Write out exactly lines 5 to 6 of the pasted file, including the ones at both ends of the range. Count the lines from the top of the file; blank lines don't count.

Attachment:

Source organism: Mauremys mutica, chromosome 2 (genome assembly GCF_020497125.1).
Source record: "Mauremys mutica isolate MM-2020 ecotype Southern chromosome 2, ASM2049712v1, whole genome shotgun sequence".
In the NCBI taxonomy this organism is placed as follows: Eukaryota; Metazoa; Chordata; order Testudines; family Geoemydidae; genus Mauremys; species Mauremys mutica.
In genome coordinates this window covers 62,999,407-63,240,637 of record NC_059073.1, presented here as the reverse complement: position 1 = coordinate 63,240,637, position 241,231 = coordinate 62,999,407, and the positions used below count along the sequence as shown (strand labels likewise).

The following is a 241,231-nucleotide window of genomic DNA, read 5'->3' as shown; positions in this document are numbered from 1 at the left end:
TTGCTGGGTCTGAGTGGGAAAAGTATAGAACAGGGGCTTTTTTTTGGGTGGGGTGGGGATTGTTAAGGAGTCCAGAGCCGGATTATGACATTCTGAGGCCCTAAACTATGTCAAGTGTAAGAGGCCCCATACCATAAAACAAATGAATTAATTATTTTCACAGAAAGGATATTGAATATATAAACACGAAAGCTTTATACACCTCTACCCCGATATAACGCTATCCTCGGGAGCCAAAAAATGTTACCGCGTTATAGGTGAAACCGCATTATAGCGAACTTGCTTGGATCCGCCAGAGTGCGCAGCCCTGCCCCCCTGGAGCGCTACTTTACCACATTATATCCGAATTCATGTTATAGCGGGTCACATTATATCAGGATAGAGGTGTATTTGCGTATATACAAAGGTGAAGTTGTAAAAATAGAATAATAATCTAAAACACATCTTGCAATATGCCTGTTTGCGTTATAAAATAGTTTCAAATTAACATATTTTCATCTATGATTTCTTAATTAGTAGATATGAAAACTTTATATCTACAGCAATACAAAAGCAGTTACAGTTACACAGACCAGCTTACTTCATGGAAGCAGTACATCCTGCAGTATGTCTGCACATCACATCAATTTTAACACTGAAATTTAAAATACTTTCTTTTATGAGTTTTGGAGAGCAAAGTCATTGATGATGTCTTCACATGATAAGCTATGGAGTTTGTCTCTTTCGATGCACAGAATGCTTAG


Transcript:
The following is a 241,231-nucleotide window of genomic DNA, read 5'->3' as shown; positions in this document are numbered from 1 at the left end:
TTGCTGGGTCTGAGTGGGAAAAGTATAGAACAGGGGCTTTTTTTTGGGTGGGGTGGGGATTGTTAAGGAGTCCAGAGCCGGATTATGACATTCTGAGGCCCTAAACTATGTCAAGTGTAAGAGGCCCCATACCATAAAACAAATGAATTAATTATTTTCACAGAAAGGATATTGAATATATAAACACGAAAGCTTTATACACCTCTACCCCGATATAACGCTATCCTCGGGAGCCAAAAAATGTTACCGCGTTATAGGTGAAACCGCATTATAGCGAACTTGCTTGGATCCGCCAGAGTGCGCAGCCCTGCCCCCCTGGAGCGCTACTTTACCACATTATATCCGAATTCATGTTATAGCGGGTCACATTATATCAGGATAGAGGTGTATTTGCGTATATACAAAGGTGAAGTTGTAAAAATAGAATAATAATCTAAAACACATCTTGCAATATGCCTGTTTGCGTTATAAAATAGTTTCAAATTAACATATTTTCATCTATGATTTCTTAATTAGTAGATATGAAAACTTTATATCTACAGCAATACAAAAGCAGTTACAGTTACACAGACCAGCTTACTTCATGGAAGCAGTACATCCTGCAGTATGTCTGCACATCACATCAATTTTAACACTGAAATTTAAAATACTTTCTTTTATGAGTTTTGGAGAGCAAAGTCATTGATGATGTCTTCACATGATAAGCTATGGAGTTTGTCTCTTTCGATGCACAGAATGCTTAG